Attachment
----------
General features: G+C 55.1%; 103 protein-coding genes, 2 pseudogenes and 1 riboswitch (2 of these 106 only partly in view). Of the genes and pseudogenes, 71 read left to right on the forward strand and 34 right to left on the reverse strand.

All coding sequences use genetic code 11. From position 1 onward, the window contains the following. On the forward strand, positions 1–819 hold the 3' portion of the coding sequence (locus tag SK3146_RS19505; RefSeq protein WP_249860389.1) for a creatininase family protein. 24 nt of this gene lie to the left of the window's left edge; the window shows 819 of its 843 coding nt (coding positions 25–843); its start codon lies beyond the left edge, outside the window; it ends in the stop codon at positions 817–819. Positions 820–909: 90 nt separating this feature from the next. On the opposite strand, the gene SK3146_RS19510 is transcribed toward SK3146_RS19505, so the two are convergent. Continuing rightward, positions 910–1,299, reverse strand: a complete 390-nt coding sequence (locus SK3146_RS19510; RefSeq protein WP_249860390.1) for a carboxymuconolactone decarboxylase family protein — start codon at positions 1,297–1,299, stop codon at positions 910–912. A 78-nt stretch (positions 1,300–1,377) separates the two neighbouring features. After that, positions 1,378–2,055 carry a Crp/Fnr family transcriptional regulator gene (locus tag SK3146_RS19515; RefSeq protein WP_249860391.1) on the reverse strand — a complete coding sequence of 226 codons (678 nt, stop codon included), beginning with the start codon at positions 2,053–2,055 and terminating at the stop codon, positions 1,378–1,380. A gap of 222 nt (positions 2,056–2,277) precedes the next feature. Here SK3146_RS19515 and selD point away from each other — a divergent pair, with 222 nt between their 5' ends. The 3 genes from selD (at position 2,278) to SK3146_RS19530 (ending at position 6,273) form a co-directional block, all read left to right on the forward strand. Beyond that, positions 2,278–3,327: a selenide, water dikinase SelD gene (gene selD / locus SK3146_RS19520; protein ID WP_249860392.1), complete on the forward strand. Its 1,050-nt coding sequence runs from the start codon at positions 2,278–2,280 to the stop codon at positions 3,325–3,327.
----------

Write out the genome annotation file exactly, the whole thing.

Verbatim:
General features: G+C 55.1%; 103 protein-coding genes, 2 pseudogenes and 1 riboswitch (2 of these 106 only partly in view). Of the genes and pseudogenes, 71 read left to right on the forward strand and 34 right to left on the reverse strand.

All coding sequences use genetic code 11. From position 1 onward, the window contains the following. On the forward strand, positions 1–819 hold the 3' portion of the coding sequence (locus tag SK3146_RS19505; RefSeq protein WP_249860389.1) for a creatininase family protein. 24 nt of this gene lie to the left of the window's left edge; the window shows 819 of its 843 coding nt (coding positions 25–843); its start codon lies beyond the left edge, outside the window; it ends in the stop codon at positions 817–819. Positions 820–909: 90 nt separating this feature from the next. On the opposite strand, the gene SK3146_RS19510 is transcribed toward SK3146_RS19505, so the two are convergent. Continuing rightward, positions 910–1,299, reverse strand: a complete 390-nt coding sequence (locus SK3146_RS19510; RefSeq protein WP_249860390.1) for a carboxymuconolactone decarboxylase family protein — start codon at positions 1,297–1,299, stop codon at positions 910–912. A 78-nt stretch (positions 1,300–1,377) separates the two neighbouring features. After that, positions 1,378–2,055 carry a Crp/Fnr family transcriptional regulator gene (locus tag SK3146_RS19515; RefSeq protein WP_249860391.1) on the reverse strand — a complete coding sequence of 226 codons (678 nt, stop codon included), beginning with the start codon at positions 2,053–2,055 and terminating at the stop codon, positions 1,378–1,380. A gap of 222 nt (positions 2,056–2,277) precedes the next feature. Here SK3146_RS19515 and selD point away from each other — a divergent pair, with 222 nt between their 5' ends. The 3 genes from selD (at position 2,278) to SK3146_RS19530 (ending at position 6,273) form a co-directional block, all read left to right on the forward strand. Beyond that, positions 2,278–3,327: a selenide, water dikinase SelD gene (gene selD / locus SK3146_RS19520; protein ID WP_249860392.1), complete on the forward strand. Its 1,050-nt coding sequence runs from the start codon at positions 2,278–2,280 to the stop codon at positions 3,325–3,327.